Because they have a smaller following, they are likely to be more authentic which means their audience will engage with them better.
The Travelista — a self-described UK Travel & Lifestyle Blogger — has 19,500 followers, but an ad from June 2019 has 398 likes and 27 comments. That is an engagement rate of 2.2% — over 10 times better than Cookin’ with Mima’s post, which is a much better return on investment in my opinion!
What about the influencers?
Many of today’s influencers are taking their online success into the ‘real world’ by building a physical product or brand.
Nicole Warne became wildly popular on Instagram using the handle @garypeppergirl, now known as @nicolewarne. Fashion brand Dolce and Gabbana took notice and asked her to take part in a 2016 photoshoot, both as a model and art director!
That is what Lucy Mountain (@lucymountain) did. After building a following of 306,000 people, she branched out to develop a clothing line, cookbooks and workout guides under her No BS brand. In December 2018, she left her job to build her brand full time.
But will micro-influencers be able to do the same? Most likely. Because they have a lot of sway over their audience, they will be able to leverage this in different ways offline — so, they might not be a micro-influencer for long.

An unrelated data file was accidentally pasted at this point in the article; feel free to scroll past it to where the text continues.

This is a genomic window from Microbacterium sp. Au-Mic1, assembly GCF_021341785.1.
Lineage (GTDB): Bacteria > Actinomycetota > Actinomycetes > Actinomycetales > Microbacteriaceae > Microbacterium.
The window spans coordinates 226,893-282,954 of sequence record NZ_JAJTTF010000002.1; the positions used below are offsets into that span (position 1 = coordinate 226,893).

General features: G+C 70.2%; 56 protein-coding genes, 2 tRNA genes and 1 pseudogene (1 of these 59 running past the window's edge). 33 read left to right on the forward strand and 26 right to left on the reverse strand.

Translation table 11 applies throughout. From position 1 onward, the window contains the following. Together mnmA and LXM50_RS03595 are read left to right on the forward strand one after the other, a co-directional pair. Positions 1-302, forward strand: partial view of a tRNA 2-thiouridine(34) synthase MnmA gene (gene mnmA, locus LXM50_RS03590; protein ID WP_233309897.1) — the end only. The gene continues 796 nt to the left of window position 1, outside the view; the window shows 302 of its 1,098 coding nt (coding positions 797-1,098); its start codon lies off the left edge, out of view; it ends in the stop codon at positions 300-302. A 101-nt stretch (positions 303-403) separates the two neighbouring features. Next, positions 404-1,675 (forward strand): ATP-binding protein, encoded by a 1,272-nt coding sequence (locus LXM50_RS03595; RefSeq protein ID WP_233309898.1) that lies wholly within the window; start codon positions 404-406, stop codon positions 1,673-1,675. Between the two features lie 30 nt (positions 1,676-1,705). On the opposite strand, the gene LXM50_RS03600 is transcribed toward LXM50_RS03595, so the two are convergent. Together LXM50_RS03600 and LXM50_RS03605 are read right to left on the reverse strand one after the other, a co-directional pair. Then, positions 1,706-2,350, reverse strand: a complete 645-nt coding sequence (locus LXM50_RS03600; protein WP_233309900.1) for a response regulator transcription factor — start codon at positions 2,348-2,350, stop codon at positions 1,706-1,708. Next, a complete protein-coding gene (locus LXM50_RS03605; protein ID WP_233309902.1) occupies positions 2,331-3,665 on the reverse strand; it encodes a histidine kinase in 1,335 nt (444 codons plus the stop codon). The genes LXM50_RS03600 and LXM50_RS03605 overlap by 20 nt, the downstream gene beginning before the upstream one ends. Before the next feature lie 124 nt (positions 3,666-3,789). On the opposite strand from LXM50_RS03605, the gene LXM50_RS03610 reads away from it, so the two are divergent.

Take Olivia, owner of @clothesmyboyfriendhates, for example. She recently graduated out of being a micro-influencer, and currently has 55,700 followers.
The concept is simple: she posts photos of her outfits that her boyfriend does not like. The photos that she posts are not anything particularly special — she will normally be standing in front of a generic and familiar space like a wall, a door, a mirror, a street — but the outfits are actually very stylish. This has helped her get affiliate links with top brands like LK Bennett, TopShop, M&S, Dune, and ASOS, among others.
A lot of media outlets picked up on her story last month, which opened her account to a bigger potential audience (in fact, this is how I first heard about her!)
But her success is now offline, too. She will be on a panel for an upcoming Wear The Dress Party event hosted by Glamour, the fashion magazine. What other ‘real world’ event will be next?
Will influencer marketing be around in five years?
Danielle Lewis certainly thinks so.
“It’s definitely going to be around in 5 years time; they are predicting it will be a $10 billion market in the next 24 months. Because it is inherently social (most of it is on social media), the way we consume it may change — what will the next Instagram be? — however, it will still be around!” she says.
And don’t forget: Instagram itself is changing. The platform recently expanded a pilot test to hide the ‘like count’ on individual posts, which now covers seven different countries: Canada, Ireland, Italy, Japan, Brazil, Australia, and New Zealand. What impact will this have on the future of influencer marketing?
Yet the reality is that if you can mobilize a large number of people — either because you have so many followers that even a small percentage of them are still a lot of people, or your small audience is very engaged — you can find success as an influencer.
But it is up to the brand marketing teams to decide which influencer will give them the biggest return on their investment, both now and in the future.